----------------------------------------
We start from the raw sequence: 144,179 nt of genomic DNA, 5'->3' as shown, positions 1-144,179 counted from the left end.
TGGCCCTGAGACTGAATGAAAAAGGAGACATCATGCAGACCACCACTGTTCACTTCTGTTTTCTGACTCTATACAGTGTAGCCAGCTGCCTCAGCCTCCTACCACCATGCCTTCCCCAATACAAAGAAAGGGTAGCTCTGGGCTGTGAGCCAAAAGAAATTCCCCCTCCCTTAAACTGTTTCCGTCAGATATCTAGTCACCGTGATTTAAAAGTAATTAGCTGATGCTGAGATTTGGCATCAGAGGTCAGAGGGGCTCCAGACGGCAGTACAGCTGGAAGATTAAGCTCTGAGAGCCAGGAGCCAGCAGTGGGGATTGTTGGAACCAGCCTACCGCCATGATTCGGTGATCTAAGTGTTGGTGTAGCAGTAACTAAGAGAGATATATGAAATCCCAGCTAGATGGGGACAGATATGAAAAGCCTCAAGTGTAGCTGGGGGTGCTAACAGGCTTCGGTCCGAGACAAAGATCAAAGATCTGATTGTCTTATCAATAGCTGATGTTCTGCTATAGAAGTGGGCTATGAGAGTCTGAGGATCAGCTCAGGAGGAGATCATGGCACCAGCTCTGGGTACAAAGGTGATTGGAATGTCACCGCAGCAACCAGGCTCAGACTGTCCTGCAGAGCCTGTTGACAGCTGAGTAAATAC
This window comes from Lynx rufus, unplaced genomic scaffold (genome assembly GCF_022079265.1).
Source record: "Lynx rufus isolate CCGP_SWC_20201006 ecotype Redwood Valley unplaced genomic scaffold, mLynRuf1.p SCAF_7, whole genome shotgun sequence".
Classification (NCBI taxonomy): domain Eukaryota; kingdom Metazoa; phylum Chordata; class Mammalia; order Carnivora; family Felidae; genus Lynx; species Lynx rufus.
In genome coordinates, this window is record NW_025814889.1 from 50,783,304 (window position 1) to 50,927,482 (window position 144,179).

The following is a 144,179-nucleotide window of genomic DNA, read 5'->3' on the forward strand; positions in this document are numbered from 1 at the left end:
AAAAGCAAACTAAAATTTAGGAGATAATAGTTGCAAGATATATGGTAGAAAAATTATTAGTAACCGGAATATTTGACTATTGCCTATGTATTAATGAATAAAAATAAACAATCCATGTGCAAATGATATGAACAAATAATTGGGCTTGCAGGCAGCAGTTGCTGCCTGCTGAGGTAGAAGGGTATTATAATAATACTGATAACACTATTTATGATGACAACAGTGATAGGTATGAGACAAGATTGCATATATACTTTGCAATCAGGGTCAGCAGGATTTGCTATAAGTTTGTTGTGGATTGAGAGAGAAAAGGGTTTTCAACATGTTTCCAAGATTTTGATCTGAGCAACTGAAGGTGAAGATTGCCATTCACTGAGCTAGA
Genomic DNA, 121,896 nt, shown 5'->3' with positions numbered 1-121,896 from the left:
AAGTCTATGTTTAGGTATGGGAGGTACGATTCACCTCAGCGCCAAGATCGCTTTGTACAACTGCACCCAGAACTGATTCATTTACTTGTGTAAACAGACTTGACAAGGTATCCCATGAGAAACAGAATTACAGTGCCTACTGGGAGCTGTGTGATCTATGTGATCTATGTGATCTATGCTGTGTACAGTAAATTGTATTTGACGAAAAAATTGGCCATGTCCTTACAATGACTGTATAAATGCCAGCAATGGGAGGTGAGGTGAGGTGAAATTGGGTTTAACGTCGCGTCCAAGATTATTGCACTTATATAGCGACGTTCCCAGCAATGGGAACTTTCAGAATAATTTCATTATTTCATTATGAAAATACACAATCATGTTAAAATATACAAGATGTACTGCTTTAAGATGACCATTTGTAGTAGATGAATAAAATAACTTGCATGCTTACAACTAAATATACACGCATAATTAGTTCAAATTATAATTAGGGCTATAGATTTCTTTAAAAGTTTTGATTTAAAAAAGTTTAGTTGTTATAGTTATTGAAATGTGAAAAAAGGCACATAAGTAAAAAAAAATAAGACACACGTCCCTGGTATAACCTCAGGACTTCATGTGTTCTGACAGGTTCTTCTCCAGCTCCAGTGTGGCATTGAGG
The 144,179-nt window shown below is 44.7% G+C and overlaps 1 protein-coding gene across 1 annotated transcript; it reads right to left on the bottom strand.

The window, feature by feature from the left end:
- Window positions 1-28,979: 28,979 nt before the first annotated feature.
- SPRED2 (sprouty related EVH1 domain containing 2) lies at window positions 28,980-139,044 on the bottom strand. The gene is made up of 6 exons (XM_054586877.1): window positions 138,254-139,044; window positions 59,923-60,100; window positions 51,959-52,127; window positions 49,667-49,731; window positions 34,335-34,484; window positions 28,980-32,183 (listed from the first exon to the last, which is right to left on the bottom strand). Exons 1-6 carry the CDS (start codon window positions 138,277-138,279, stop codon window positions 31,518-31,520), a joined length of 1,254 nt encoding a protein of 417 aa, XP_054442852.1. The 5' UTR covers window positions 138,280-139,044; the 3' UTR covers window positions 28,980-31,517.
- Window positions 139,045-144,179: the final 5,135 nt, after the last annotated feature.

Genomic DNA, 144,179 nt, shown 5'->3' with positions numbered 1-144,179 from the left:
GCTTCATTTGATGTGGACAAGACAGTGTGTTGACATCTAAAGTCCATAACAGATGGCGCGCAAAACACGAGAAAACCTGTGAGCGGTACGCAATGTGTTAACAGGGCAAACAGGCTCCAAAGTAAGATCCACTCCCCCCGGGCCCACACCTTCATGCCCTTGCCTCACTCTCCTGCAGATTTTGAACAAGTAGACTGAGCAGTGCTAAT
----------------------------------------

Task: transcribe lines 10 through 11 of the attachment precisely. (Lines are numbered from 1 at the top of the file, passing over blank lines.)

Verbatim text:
AAGTCTATGTTTAGGTATGGGAGGTACGATTCACCTCAGCGCCAAGATCGCTTTGTACAACTGCACCCAGAACTGATTCATTTACTTGTGTAAACAGACTTGACAAGGTATCCCATGAGAAACAGAATTACAGTGCCTACTGGGAGCTGTGTGATCTATGTGATCTATGTGATCTATGCTGTGTACAGTAAATTGTATTTGACGAAAAAATTGGCCATGTCCTTACAATGACTGTATAAATGCCAGCAATGGGAGGTGAGGTGAGGTGAAATTGGGTTTAACGTCGCGTCCAAGATTATTGCACTTATATAGCGACGTTCCCAGCAATGGGAACTTTCAGAATAATTTCATTATTTCATTATGAAAATACACAATCATGTTAAAATATACAAGATGTACTGCTTTAAGATGACCATTTGTAGTAGATGAATAAAATAACTTGCATGCTTACAACTAAATATACACGCATAATTAGTTCAAATTATAATTAGGGCTATAGATTTCTTTAAAAGTTTTGATTTAAAAAAGTTTAGTTGTTATAGTTATTGAAATGTGAAAAAAGGCACATAAGTAAAAAAAAATAAGACACACGTCCCTGGTATAACCTCAGGACTTCATGTGTTCTGACAGGTTCTTCTCCAGCTCCAGTGTGGCATTGAGG
The 144,179-nt window shown below is 44.7% G+C and overlaps 1 protein-coding gene across 1 annotated transcript; it reads right to left on the bottom strand.